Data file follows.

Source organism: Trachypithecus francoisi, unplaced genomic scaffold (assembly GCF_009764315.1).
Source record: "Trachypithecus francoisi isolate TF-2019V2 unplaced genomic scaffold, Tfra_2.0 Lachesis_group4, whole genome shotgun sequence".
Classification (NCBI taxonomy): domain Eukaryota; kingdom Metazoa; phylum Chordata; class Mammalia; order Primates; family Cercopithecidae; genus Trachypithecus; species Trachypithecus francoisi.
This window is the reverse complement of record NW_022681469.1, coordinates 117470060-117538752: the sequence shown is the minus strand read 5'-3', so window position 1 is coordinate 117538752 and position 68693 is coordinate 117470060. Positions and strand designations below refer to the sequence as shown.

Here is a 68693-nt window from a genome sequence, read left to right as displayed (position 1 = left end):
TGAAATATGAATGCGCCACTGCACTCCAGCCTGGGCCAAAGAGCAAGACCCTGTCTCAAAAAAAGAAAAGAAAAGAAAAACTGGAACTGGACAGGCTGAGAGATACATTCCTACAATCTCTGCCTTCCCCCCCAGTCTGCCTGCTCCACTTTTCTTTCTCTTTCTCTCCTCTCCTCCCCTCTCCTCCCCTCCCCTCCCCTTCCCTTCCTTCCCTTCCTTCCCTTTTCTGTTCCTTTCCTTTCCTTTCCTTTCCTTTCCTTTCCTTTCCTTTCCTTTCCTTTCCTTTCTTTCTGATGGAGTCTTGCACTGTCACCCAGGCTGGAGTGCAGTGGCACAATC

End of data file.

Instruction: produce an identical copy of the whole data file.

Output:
Source organism: Trachypithecus francoisi, unplaced genomic scaffold (assembly GCF_009764315.1).
Source record: "Trachypithecus francoisi isolate TF-2019V2 unplaced genomic scaffold, Tfra_2.0 Lachesis_group4, whole genome shotgun sequence".
Classification (NCBI taxonomy): domain Eukaryota; kingdom Metazoa; phylum Chordata; class Mammalia; order Primates; family Cercopithecidae; genus Trachypithecus; species Trachypithecus francoisi.
This window is the reverse complement of record NW_022681469.1, coordinates 117470060-117538752: the sequence shown is the minus strand read 5'-3', so window position 1 is coordinate 117538752 and position 68693 is coordinate 117470060. Positions and strand designations below refer to the sequence as shown.

Here is a 68693-nt window from a genome sequence, read left to right as displayed (position 1 = left end):
TGAAATATGAATGCGCCACTGCACTCCAGCCTGGGCCAAAGAGCAAGACCCTGTCTCAAAAAAAGAAAAGAAAAGAAAAACTGGAACTGGACAGGCTGAGAGATACATTCCTACAATCTCTGCCTTCCCCCCCAGTCTGCCTGCTCCACTTTTCTTTCTCTTTCTCTCCTCTCCTCCCCTCTCCTCCCCTCCCCTCCCCTTCCCTTCCTTCCCTTCCTTCCCTTTTCTGTTCCTTTCCTTTCCTTTCCTTTCCTTTCCTTTCCTTTCCTTTCCTTTCCTTTCCTTTCTTTCTGATGGAGTCTTGCACTGTCACCCAGGCTGGAGTGCAGTGGCACAATC